Monday, July 6, 2009

Saddle Panels - Part 3: Comparing & Adjusting Panels

Comparing & Adjusting Wool Stuffed vs. Felt Foam Panels
Should the panels need adjustment to better fit a specific horse, there are some differences in the process necessary to make them. With the felt foam panel, the panel is removed from the saddle and partially disassembled. Additional wool felt or foam is added to the panel. The panel is re-assembled and re-attached to the saddle.
The Wool panel adjustment is considerably easier. More of the loose wool material is stuffed into the panel (with a special tool) as needed through little stuffing slits in the shell of the panel. The saddle does not need to be taken apart to make the adjustments. This adjustment, however, should only be made by a good, qualified saddler as it is very easy to unevenly stuff the panels unless you know what you are doing.

At Beval Saddlery, our saddlers are experienced with all types of saddle construction. We are very comfortable working with either foam or wool stuffed panels and use only the finest natural wool flock or natural latex foam to make these adjustments. As always, if you have any questions about saddle fitting or adjustments, please contact one of our saddlers.

Both types of panels are constructed quite differently and they are both made from a different combination of materials. Likewise, these panel types are adjusted differently. This does not necessarily mean that one is better than the other, but they both offer different options as far as fit and adjustability. Hopefully, this has given you a little insight into the differences between the two types of panels.

If you have any questions or comments related to this topic, please post your comments here on our blog. Visit for more information on our repair & saddlery services as well as custom tailoring.

Until next time, happy riding!


  1. Hello,

    I'm not quite sure how to post this, but I have a saddle fitting question that I hoped you might be able to advise me on.

    I have long owned an integrated Butet deep seat, which I love and has served me and my horse quite well for many years. In the last year, however, my horse has gained some weight during a layup, and my saddle fitter told me that the tree was now too narrow on him. Horrified, I recently purchased a wide tree used Butet (not integrated, flat seat). I have been riding in this saddle, but worry it may be *too* wide now that he's starting to fit up again. The balance is pretty good and the seat looks more level (the older saddle was a bit tipped back), but the saddle sits a little low over the horse's wither and rocks sometimes when he's really moving freely through his back. It doesn't rub or pinch in any obvious way, though, and he's shown absolutely no signs of discomfort.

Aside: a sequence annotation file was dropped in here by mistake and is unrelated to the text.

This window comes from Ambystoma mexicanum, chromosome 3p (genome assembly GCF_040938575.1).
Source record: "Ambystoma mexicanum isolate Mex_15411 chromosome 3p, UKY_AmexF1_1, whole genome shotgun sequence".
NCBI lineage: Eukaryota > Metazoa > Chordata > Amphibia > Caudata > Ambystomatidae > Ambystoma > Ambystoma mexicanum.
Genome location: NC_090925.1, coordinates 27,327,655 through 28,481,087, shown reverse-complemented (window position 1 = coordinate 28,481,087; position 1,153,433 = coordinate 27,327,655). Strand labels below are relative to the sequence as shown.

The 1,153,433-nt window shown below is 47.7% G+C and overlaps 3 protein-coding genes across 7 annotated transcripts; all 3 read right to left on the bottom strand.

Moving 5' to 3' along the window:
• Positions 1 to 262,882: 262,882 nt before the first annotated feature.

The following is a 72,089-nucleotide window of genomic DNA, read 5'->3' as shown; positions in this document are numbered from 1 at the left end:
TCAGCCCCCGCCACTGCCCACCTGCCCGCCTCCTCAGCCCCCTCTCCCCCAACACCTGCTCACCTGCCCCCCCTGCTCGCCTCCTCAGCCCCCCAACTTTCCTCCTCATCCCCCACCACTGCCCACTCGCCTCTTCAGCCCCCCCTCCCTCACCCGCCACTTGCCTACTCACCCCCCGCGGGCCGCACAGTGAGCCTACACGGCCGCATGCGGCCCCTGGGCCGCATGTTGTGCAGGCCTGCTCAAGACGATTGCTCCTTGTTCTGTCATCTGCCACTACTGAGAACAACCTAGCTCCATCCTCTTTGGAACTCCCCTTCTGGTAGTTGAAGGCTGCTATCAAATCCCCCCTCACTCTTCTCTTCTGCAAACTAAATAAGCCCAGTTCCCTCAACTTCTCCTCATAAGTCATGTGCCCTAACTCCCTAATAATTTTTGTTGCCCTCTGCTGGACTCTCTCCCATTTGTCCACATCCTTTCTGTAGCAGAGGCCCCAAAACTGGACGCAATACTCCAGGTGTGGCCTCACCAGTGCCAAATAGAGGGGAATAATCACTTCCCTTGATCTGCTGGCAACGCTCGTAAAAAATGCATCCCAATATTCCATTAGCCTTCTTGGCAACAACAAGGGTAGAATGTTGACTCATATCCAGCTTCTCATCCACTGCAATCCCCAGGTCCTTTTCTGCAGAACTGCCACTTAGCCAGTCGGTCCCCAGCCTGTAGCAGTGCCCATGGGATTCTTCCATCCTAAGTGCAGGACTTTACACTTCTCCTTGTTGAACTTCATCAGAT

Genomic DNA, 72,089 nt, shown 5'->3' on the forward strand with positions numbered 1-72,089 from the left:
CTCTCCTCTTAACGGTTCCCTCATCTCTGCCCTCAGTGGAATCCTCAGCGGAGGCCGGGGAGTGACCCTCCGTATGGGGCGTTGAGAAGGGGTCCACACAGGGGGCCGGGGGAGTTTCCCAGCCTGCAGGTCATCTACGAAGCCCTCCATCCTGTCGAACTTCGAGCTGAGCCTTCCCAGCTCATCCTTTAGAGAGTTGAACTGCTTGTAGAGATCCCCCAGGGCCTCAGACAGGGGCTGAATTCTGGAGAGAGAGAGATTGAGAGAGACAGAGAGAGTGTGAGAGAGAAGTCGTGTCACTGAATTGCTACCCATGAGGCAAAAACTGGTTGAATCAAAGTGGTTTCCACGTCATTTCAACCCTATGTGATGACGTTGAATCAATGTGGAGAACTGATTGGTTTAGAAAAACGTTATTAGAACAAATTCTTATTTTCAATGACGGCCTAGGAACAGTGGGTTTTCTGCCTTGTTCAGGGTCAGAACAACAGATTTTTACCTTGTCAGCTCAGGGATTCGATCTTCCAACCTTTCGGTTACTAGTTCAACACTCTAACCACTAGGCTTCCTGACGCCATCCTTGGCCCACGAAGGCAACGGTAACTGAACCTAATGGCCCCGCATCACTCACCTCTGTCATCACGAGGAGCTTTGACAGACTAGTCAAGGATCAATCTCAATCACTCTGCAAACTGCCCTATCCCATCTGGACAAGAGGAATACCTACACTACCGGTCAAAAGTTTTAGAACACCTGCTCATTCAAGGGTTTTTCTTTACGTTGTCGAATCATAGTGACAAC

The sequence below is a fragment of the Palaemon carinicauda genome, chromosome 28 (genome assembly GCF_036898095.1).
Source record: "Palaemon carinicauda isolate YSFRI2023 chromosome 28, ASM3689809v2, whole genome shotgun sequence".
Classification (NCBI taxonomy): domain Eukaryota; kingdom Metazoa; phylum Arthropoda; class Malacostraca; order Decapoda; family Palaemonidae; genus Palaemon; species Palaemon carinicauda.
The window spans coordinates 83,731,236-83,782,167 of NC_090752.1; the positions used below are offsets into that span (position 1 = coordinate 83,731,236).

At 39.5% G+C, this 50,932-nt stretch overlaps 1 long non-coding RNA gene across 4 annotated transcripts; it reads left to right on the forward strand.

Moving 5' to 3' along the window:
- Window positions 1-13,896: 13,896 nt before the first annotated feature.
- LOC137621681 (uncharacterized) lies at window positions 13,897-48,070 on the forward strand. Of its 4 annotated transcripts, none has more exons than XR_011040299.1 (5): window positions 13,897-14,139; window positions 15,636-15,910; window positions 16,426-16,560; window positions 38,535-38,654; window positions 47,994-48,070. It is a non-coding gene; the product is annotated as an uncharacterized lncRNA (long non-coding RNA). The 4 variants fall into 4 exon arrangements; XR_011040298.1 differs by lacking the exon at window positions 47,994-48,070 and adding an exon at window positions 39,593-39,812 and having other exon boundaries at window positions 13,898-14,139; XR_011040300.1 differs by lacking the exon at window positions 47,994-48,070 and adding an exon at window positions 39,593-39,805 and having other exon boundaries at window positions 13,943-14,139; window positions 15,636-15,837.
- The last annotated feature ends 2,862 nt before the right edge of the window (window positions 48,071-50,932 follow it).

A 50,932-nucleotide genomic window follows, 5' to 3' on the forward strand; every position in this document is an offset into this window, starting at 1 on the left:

The horse is a large guy, but has a fairly unremarkable build: average shoulder, moderate withers, straight back, symmetrical side-to-side. He's had a wonderful, sound back as long as I've had him.

    What might you recommend? I'd love to have a Beval rep look at the saddle and horse, but there's no one close to me. Do you think I should try to pad this saddle up? Or does it sound like the fit problem is related to panel configuration vs. tree width? How will I know when/if I can return to my original saddle?

    I can arrange to have the original saddle fitter back for another evaluation if I need to, but I just spent a lot of my annual horsey budget on the new saddle, so I've been reluctant to call her out again.

    Thanks for your help.

  2. Thank you for contacting us! Since this is a very specific case, it would be best for us to speak with you directly. Depending on where you are located, we may be able to accomodate you or recommend a saddle fitter in your area. Regardless, we would certainly like to speak with you to get more information and to ensure all your questions are answered. Please contact us directly at 800-524-0136 or send us an email with your name and contact information and we will be happy to arrange a call. We look forward to speaking with you soon!